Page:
Actually the GPS signal can be manipulated, who would have guessed otherwise? The system being a American Military Defense innovation initially, this is one of the strategies implemented to prevent enemies using the system against US targets. The other system implemented was the selective availability (SA) restriction imposed on the signal for civil, e.g. non military, use. Today a large variety of digital gadgets are equipped with a GPS receiver, ranging from in car navigation systems to mobile phones and cameras. This was kicked of by the former president Bill Clinton’s decision to lift the imposed selective availability (SA) restriction in 2000 (Prasad 2005, p.7). Following the SA removal, civil and commercial GPS accuracy increased from around 100m to somewhere between 3m and 15m (Pendleton 2002 as cited in Spencer Spencer 2003, p.56).
However to come back to the temporal and local jamming of the GPS signal holds still a very important status in the strategy of US military action. This is that the European system Galileo is still under construction and its partial launch will not be until 1012 or beyond. The other functioning system is the Russian Glonas. However this is not covering the entire planet with constant signal as it only operates from 18 satellites (2008) covering Russia. In this sense the US holds a monopoly on this location based information system.
Image taken from Wikipedia
The jamming of the signal is normally not know to the public and only speculated over. However it is very likely that it is used in current war zones, like Iraq and Afghanistan. There are reports over this jamming to be found on the internet.
Computerworld has an article on the subject quoting some GPS experts on the matter. “Sam Wormley, a researcher at Iowa State University in Ames and manager of an authoritative GPS resources and accuracy Web site, said that the Pentagon "definitely" has the capability to jam civilian GPS signals in a given area without interfering with more precise military signals. Wormley said that's because the military signals occupy a different and smaller slice of the GPS frequency band than that used by the civilian signals.” The jamming most likely is achieved through a slight desincronisation of the clocks. For military purpose this can easily be decoded.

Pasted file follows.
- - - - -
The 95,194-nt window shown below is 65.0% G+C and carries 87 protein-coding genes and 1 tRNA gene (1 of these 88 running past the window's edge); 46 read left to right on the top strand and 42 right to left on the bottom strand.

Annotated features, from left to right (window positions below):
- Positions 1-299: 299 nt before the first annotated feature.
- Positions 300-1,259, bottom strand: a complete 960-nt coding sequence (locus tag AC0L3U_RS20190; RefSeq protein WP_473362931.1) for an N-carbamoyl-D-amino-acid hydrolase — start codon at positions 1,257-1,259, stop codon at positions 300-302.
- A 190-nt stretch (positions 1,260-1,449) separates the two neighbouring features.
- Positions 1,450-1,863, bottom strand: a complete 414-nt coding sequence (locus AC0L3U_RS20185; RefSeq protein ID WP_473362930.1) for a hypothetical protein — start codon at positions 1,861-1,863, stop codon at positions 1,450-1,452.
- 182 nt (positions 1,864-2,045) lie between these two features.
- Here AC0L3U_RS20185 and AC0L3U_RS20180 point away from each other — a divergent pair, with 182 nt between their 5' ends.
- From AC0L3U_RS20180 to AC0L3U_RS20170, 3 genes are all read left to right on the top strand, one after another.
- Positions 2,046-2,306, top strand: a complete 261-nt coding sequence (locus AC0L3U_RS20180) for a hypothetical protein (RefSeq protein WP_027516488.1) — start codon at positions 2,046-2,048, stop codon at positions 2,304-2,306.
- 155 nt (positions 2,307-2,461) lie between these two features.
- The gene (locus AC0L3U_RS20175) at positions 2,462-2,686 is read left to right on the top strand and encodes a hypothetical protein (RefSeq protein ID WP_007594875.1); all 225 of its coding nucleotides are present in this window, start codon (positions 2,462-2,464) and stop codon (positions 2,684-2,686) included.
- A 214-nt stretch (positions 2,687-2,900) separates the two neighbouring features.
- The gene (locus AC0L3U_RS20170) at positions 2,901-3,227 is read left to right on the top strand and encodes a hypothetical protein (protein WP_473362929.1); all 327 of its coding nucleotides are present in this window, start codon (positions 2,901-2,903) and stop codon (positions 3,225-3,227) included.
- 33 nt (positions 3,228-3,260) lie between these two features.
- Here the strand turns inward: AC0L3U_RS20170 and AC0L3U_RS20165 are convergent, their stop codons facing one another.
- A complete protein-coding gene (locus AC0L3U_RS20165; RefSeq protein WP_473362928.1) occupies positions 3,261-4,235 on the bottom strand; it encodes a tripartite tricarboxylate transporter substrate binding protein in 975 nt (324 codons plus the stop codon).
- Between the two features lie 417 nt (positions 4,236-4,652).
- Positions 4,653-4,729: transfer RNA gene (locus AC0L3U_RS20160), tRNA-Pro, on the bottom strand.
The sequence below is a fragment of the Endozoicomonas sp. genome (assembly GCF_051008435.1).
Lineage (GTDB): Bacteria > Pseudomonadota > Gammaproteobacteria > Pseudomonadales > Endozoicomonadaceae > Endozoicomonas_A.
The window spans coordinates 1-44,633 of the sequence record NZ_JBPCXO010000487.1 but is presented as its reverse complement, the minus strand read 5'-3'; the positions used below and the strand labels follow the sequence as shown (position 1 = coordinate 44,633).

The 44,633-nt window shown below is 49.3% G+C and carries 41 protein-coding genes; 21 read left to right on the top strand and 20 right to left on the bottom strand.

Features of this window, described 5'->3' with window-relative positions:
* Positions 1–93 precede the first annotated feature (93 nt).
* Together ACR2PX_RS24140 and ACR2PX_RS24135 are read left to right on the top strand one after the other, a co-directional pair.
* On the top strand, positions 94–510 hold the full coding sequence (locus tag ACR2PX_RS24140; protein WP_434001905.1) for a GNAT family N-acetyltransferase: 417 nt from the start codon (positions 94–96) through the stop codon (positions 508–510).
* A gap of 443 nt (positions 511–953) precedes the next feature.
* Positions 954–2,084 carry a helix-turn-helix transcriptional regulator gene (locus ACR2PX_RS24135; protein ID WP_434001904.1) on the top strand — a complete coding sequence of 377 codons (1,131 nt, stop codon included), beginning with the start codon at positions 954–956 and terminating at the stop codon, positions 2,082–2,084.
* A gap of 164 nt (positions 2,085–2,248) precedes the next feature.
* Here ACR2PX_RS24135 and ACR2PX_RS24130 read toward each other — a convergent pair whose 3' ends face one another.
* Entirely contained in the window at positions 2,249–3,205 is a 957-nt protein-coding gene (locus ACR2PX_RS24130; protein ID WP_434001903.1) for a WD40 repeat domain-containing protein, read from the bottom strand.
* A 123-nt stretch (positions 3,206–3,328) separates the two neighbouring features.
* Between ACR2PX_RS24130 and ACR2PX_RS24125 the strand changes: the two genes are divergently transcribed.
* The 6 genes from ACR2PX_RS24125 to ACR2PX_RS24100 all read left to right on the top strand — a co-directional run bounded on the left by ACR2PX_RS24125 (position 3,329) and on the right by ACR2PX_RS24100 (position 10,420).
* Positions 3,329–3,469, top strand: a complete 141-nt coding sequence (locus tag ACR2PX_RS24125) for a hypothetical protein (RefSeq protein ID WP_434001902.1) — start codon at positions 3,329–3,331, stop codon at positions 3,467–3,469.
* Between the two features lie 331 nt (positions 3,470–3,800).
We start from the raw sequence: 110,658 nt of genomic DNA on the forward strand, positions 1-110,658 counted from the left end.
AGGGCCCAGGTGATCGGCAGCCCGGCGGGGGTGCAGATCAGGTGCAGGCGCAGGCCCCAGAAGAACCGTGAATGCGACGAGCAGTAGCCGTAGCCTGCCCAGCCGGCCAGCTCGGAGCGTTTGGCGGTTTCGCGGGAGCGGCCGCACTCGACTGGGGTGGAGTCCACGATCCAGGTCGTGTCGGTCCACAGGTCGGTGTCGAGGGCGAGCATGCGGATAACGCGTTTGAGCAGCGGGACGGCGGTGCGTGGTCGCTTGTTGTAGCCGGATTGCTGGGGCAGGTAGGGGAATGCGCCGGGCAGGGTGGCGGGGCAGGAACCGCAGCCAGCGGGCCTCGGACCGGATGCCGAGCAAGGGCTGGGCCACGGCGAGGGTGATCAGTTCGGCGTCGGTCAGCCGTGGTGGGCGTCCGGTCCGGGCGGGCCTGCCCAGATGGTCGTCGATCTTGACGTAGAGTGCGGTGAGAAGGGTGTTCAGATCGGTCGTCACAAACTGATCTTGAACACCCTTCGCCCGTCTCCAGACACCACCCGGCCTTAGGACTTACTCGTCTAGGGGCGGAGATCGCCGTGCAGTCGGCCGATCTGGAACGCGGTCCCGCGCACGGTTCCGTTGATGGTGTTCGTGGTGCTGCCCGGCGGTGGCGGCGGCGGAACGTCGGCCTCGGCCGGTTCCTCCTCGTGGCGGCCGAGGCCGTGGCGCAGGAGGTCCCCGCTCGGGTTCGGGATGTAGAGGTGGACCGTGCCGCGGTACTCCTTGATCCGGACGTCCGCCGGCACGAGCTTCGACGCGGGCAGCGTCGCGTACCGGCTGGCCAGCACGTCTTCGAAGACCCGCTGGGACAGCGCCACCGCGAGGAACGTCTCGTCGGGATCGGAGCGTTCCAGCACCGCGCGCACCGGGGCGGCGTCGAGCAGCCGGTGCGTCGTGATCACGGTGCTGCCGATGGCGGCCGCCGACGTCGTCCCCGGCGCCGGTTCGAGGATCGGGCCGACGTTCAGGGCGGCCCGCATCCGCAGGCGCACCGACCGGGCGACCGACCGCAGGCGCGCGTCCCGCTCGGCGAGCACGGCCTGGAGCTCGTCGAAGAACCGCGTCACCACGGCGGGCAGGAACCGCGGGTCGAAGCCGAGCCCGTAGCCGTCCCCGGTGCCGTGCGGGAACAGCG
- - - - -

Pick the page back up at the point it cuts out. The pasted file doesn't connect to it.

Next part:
There are very funny discussions going on out there on the web around the possibility of jamming satellite signal. A good one is on yahoo.answers.com, where some guy accuses his neighbor ‘Joe’ to jam his satellite dish, because when ever Joe is home the guy thinks his TV signal is disrupted.
Thinking this further, how do we know that the actual position is correct? As we have seen in the introduction of this post, as well as in last weeks new Argos catalogue, consumer GPS products have become immensely popular and everyone needs to know where they are. Whether this is true or not in this case is probably not that important. So to say, we don’t know if the represented location on Google Earth is actually the true position as in lat long, yes we can see that this image shows the street we’re in, but the structural framework of the Lat Long coordinate is not necessarily the ‘right’ one. But I guess this is the question of the artificially impose grid that we can only virtually refer to and belief in as a convention.
So next time you end up in New York, rather than the planned Newark because of a spelling mistake while typing it into the gadget, you can blame the US for temporarily jamming your specific satellite. But if you are after your neighbor here are some web stores where you can purchase your own satellite jammer to annoy your ‘Joe’.
However I wanted to link a creepy James Bond extract, where the space craft swallows the satellite, but you guess it is not out there yet. So if anyone has this sequence laying around please upload and link it here.
However I therefore link to a very boring but scientific clip that actually visualises the GPS signal availability in Kabul during the course of one day. The scientist, Richard Langley, a professor of geodesy and precision navigation at the University of New Brunswick has observed the predicted position of the satellite versus the actual signal strength in the are and there seems to be clearly a jam. However, that was recorded back in 2001, but most certainly this has taken place before and after, as well as in other places than Kabul too.
Clip by Richard Langley - Kabul.GPS.Visibility.mov